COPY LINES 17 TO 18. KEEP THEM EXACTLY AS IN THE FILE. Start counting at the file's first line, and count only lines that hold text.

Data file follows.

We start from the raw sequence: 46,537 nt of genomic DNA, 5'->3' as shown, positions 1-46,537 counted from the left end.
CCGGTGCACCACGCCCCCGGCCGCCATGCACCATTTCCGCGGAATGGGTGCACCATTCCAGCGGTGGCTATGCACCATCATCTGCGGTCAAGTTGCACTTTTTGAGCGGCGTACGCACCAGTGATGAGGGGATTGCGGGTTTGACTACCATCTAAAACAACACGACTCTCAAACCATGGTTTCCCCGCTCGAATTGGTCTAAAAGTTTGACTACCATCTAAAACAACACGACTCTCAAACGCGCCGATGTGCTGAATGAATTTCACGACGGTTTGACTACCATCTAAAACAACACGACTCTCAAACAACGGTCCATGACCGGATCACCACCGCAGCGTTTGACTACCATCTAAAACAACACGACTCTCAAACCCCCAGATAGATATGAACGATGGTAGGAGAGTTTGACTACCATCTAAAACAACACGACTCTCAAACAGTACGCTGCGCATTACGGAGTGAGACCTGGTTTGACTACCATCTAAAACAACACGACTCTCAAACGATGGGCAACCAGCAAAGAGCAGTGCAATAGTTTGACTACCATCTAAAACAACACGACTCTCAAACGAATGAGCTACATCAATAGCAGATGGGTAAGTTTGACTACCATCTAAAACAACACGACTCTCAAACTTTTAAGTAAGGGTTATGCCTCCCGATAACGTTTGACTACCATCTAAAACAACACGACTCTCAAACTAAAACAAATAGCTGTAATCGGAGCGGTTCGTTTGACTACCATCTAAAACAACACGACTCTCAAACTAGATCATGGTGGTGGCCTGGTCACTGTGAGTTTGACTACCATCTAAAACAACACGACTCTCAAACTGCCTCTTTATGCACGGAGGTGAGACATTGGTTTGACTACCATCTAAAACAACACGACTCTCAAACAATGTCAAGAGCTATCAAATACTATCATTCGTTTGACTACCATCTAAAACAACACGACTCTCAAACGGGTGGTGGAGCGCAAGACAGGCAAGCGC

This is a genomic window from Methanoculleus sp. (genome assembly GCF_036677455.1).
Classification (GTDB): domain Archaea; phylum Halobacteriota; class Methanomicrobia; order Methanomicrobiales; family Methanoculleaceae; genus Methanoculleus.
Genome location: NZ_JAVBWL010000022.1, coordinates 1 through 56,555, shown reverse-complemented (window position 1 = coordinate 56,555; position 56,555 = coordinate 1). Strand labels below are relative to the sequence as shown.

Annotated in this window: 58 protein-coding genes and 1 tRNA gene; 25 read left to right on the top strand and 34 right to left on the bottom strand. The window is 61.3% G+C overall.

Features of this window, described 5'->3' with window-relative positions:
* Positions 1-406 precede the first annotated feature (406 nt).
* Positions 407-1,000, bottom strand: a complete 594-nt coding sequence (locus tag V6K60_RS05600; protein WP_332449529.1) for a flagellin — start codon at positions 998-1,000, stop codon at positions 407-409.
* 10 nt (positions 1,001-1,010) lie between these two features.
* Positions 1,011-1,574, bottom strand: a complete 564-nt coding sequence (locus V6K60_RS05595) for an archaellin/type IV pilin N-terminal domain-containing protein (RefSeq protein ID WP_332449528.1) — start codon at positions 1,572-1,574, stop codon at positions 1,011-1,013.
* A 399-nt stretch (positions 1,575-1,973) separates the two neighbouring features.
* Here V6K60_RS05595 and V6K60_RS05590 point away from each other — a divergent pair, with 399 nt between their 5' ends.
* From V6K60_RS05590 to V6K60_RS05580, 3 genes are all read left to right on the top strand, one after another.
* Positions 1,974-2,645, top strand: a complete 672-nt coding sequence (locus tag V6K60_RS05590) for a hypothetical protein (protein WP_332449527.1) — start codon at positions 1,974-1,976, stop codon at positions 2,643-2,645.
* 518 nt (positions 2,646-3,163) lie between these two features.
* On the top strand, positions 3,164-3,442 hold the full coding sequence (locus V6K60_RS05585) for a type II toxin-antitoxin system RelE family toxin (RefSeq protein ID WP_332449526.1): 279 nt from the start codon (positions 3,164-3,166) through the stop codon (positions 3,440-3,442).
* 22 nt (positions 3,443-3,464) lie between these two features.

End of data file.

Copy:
* On the top strand, positions 3,164-3,442 hold the full coding sequence (locus V6K60_RS05585) for a type II toxin-antitoxin system RelE family toxin (RefSeq protein ID WP_332449526.1): 279 nt from the start codon (positions 3,164-3,166) through the stop codon (positions 3,440-3,442).
* 22 nt (positions 3,443-3,464) lie between these two features.